Hollywood has a gender and diversity problem. An Arab female director scholarship sets to put that right.

'I [have] learned to trust my voice and appreciate that it will be always unique if I listened closely.'

Just a tenth of all films (7.3%) were directed by women last year, despite the lauded successes of the Oscar-nominated Greta Gerwigs, Ava DuVernays and box-office-smashing Patty Jenkins of the world. Less than 1% of all films hire more than ten women to work in production. Although Hollywood is gradually spinning in the right direction as the #MeToo movement ousts sexist monsters and Oscar-winners insist on inclusion riders, gender parity is a long way away – especially for Arab female film directors.

Cherien Dabis, the Palestininan-Jordanian director of May in Summer, admitted in 2015, ‘It is challenging, opening those doors. Making the leap from an independent international filmmaker to a commercial one is hard enough, but add female filmmaker to that, and then add Arab female filmmaker, and it becomes infinitely more challenging.’

However a new scholarship seeks to close the gap and elevate Middle Eastern female cinematic voices, in the hopes of smashing through stereotypes and bringing authentic Arab experiences to the big screen. Founded by Saudi-Egyptian entrepreneur Hani Farsi and the dean of UCLA’s School of Theatre, Film and Television Teri Schwartz, the Mohamed S. Farsi Foundation’s Arab Women Filmmakers scholarship is aimed at promoting voices of women across 22 Arab League countries and giving them a leg up in an industry where diversity can be lacking.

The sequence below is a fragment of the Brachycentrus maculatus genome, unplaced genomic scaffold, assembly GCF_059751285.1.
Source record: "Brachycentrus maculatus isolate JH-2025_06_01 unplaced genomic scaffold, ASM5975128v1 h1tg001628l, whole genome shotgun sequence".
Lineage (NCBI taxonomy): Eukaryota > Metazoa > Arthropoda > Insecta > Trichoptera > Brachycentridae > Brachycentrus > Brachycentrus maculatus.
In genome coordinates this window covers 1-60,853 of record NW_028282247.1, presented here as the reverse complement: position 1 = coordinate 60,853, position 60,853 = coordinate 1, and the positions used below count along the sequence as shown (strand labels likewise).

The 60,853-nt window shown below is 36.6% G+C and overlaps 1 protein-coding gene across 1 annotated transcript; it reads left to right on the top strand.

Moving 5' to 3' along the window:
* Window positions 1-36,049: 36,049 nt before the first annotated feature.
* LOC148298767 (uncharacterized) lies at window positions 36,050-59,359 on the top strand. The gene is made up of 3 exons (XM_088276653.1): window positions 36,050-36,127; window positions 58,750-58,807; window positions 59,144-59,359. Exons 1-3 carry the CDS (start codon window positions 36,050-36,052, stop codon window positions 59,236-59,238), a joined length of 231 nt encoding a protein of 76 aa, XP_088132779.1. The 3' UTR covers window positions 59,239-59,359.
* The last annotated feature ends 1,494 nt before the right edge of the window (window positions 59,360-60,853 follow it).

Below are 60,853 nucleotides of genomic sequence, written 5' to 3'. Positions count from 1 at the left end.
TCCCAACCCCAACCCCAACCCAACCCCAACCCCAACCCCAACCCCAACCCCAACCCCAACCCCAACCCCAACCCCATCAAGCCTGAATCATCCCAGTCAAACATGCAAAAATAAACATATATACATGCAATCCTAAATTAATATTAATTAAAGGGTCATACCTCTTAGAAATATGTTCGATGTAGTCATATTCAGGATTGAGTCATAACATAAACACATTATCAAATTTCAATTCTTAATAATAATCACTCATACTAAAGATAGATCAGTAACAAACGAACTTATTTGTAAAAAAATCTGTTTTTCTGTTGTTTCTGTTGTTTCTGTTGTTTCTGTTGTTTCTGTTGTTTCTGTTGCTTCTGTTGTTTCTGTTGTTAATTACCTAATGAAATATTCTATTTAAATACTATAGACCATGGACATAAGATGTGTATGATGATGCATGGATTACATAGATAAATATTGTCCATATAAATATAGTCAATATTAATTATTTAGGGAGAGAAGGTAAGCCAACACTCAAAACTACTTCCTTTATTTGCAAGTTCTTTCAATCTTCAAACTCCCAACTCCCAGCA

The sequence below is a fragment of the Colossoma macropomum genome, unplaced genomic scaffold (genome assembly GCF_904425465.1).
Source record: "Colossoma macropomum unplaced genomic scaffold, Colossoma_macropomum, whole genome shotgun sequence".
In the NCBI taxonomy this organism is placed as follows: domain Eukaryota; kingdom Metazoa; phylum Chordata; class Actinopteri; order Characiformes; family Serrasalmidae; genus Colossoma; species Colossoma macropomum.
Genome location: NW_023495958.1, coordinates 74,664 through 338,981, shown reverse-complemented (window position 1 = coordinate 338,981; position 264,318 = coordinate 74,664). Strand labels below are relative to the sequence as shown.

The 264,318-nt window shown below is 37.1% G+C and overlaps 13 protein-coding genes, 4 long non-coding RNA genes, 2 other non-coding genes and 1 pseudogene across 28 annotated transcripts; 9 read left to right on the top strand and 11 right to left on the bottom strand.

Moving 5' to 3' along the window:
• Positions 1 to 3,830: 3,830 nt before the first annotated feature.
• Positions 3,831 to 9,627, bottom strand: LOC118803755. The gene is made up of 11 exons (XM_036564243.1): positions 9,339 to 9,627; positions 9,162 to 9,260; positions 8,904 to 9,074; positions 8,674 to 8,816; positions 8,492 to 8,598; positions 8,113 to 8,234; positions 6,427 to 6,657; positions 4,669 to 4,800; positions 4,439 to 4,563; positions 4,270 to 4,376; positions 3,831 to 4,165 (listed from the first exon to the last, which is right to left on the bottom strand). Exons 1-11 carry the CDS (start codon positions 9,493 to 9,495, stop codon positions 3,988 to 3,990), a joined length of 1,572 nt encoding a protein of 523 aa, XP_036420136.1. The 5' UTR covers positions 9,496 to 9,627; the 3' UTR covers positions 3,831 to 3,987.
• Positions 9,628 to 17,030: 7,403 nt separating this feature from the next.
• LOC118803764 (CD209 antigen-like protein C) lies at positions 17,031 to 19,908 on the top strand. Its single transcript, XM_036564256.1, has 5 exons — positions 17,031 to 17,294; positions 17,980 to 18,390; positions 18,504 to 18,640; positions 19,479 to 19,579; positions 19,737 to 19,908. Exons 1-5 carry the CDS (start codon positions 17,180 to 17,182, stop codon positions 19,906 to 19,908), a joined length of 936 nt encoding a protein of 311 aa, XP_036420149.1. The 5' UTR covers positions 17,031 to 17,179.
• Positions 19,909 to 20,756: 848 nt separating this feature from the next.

While it’s still a relatively new concept, it’s an ambitious one that grants three Middle Eastern women a full ride to UCLA’s world-renowned School of Theatre, Film and Television. Recipients are granted a place on UCLA TFT’s competitive Master of Fine Arts in Directing, a four year programme that the first intake of scholars will be wrapping up in autumn this year.

It’s an issue desperately close to Teri’s heart, as she’s seen firsthand the obstacles that women in film generally must overcome.